The good thing about this is that the certification procedure actually is easier for a rebuilt vehicle than for a changed vehicle. There is an organzation called The National Swedish Vehicle Builders Organisation (Svenska Fordonsbyggares RiksOrganisation, SFRO) who perform a pre-approval of the car and the official certification agencies basicly only check that SFRO have performed the steps they need to do and then issue a new certification. Another good thing is that there are no EMC requirements for rebuilt vehicles, only recommendations (Note: this is not 100% confirmed yet).
So, some things get easier, while some things gets harder when converting newer cars in Sweden.
i guess most people would agree that this is a crazy. The cars will not get any safer for amateurs are changing important safety systems, like the brakes. Personally, I believe this is a huge limiter on the DIY electric conversions. There is an ongoing discussion about easying the regulations for converting vehicles to electric, but, SFRO representatives do not think that will happen in near time.
DISCLAIMER, This is the way I understand the Swedish regulations. It is not an official statement!
 

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Discussion Starter #11
Project on the move again

It's been awfully quite from this project for quite a while.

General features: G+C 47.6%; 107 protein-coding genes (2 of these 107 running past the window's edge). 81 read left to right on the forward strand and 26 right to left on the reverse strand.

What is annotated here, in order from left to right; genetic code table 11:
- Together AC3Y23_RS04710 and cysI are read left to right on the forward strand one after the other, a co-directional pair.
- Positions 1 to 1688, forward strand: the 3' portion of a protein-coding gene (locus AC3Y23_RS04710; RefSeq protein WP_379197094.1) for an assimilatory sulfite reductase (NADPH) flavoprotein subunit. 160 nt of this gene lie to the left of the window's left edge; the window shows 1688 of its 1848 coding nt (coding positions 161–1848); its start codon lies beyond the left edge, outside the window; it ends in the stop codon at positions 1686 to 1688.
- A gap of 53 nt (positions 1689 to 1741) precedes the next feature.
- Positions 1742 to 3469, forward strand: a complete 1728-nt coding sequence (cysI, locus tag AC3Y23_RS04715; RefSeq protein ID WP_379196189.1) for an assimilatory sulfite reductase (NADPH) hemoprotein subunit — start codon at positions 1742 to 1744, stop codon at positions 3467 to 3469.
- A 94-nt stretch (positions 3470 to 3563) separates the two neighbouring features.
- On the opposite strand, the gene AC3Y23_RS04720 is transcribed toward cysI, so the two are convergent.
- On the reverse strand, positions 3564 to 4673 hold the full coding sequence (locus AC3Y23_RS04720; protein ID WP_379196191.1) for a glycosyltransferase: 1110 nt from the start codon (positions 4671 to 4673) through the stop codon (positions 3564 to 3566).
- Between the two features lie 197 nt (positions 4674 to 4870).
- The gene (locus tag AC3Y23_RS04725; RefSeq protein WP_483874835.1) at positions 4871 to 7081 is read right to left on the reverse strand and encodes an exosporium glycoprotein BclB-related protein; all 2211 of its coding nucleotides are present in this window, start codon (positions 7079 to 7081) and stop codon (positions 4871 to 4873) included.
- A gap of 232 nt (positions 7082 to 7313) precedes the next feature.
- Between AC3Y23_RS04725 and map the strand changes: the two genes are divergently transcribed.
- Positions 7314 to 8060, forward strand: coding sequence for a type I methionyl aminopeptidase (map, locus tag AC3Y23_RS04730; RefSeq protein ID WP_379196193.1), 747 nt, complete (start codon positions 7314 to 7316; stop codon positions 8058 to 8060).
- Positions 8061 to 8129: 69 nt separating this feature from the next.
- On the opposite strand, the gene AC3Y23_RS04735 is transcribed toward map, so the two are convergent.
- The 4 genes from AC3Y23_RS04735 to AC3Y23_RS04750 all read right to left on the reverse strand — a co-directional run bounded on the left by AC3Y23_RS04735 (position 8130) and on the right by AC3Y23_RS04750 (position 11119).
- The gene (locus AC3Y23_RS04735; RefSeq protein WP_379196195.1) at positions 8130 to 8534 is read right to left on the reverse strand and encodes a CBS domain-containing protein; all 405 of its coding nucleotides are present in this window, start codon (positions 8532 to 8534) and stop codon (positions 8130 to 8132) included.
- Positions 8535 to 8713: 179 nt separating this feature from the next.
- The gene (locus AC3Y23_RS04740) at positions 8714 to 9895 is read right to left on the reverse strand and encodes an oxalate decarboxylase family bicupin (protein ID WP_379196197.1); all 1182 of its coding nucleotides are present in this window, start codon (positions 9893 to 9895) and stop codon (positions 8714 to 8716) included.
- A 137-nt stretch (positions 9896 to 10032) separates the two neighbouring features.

Well, I have ordered parts and some are starting to arrive now. Also the remaining design decisions are getting fewer and fewer.
Check out the blog at http://ev-a2.blogspot.com
 

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Hi there, great blog! That pump is fairly quiet, considering you ran it outside and on top of a wooden surface. I was surprised to see how quickly it went from 600 to 800 mbars. Is that the expected hysteresis during normal braking operation? Even if it's a wider range, the pump seems quick enough to just be active for a few seconds.

I can't wait until the days when EV parts are available so we can pick an all-electric brake system and skip the vacuum pumps altogether.

JR
 

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Discussion Starter #16
Thanks JR!

Yea, I think the noice will be bearable when I suspend the pump in its rubber bushings. The 600-800 mbar is the planned hysteresis and the pump seems to cover that in a just a couple of seconds with the 1 litre reservoir.

I agree with you and think it is amazing that todays ICE cars still use vacuum powered brake boosters instead of electrical.
 

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Re: Adapter and batteries

Got delivery of 68 CALB100FI from evpower.eu and an adapter plate from Rebbl. The cells have varying resting voltage. Is that normal? Check out the blog at http://ev-a2.blogspot.com
Some cells are either shipped at a lower SOC or need a few cycles before they stabilize.

My guess is the former, a few cells are undercharged before shipping.

Stick a label on them, and see how they go with a few cycles on them and then again later on.
 

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Re: Adapter and batteries

Some cells are either shipped at a lower SOC or need a few cycles before they stabilize.

My guess is the former, a few cells are undercharged before shipping.

Stick a label on them, and see how they go with a few cycles on them and then again later on.
Will try that.